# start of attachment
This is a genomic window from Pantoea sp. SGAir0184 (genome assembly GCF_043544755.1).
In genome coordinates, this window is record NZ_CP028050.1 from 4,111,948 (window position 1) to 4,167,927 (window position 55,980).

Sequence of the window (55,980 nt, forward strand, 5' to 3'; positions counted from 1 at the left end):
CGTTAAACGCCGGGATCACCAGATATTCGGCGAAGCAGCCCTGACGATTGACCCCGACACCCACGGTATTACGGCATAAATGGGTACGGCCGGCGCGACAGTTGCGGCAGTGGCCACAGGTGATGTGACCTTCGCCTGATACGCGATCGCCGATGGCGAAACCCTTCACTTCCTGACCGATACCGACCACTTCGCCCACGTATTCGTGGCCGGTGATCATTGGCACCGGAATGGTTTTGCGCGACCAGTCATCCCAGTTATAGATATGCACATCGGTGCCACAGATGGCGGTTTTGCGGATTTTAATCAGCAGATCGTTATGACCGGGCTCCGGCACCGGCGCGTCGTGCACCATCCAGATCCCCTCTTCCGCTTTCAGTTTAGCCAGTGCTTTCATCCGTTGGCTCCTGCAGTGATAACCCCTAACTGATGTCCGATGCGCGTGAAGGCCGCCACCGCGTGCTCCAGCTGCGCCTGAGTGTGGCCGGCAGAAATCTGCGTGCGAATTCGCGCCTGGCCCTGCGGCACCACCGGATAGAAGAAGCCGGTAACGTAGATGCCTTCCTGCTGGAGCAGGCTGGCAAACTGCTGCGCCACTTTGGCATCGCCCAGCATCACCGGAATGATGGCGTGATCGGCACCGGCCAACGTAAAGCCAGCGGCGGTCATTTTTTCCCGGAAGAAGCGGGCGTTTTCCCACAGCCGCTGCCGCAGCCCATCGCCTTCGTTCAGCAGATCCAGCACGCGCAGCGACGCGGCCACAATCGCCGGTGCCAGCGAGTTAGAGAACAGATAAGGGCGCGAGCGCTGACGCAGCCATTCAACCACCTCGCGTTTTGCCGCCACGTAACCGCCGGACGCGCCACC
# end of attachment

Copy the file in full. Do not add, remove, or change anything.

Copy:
This is a genomic window from Pantoea sp. SGAir0184 (genome assembly GCF_043544755.1).
In genome coordinates, this window is record NZ_CP028050.1 from 4,111,948 (window position 1) to 4,167,927 (window position 55,980).

Sequence of the window (55,980 nt, forward strand, 5' to 3'; positions counted from 1 at the left end):
CGTTAAACGCCGGGATCACCAGATATTCGGCGAAGCAGCCCTGACGATTGACCCCGACACCCACGGTATTACGGCATAAATGGGTACGGCCGGCGCGACAGTTGCGGCAGTGGCCACAGGTGATGTGACCTTCGCCTGATACGCGATCGCCGATGGCGAAACCCTTCACTTCCTGACCGATACCGACCACTTCGCCCACGTATTCGTGGCCGGTGATCATTGGCACCGGAATGGTTTTGCGCGACCAGTCATCCCAGTTATAGATATGCACATCGGTGCCACAGATGGCGGTTTTGCGGATTTTAATCAGCAGATCGTTATGACCGGGCTCCGGCACCGGCGCGTCGTGCACCATCCAGATCCCCTCTTCCGCTTTCAGTTTAGCCAGTGCTTTCATCCGTTGGCTCCTGCAGTGATAACCCCTAACTGATGTCCGATGCGCGTGAAGGCCGCCACCGCGTGCTCCAGCTGCGCCTGAGTGTGGCCGGCAGAAATCTGCGTGCGAATTCGCGCCTGGCCCTGCGGCACCACCGGATAGAAGAAGCCGGTAACGTAGATGCCTTCCTGCTGGAGCAGGCTGGCAAACTGCTGCGCCACTTTGGCATCGCCCAGCATCACCGGAATGATGGCGTGATCGGCACCGGCCAACGTAAAGCCAGCGGCGGTCATTTTTTCCCGGAAGAAGCGGGCGTTTTCCCACAGCCGCTGCCGCAGCCCATCGCCTTCGTTCAGCAGATCCAGCACGCGCAGCGACGCGGCCACAATCGCCGGTGCCAGCGAGTTAGAGAACAGATAAGGGCGCGAGCGCTGACGCAGCCATTCAACCACCTCGCGTTTTGCCGCCACGTAACCGCCGGACGCGCCACC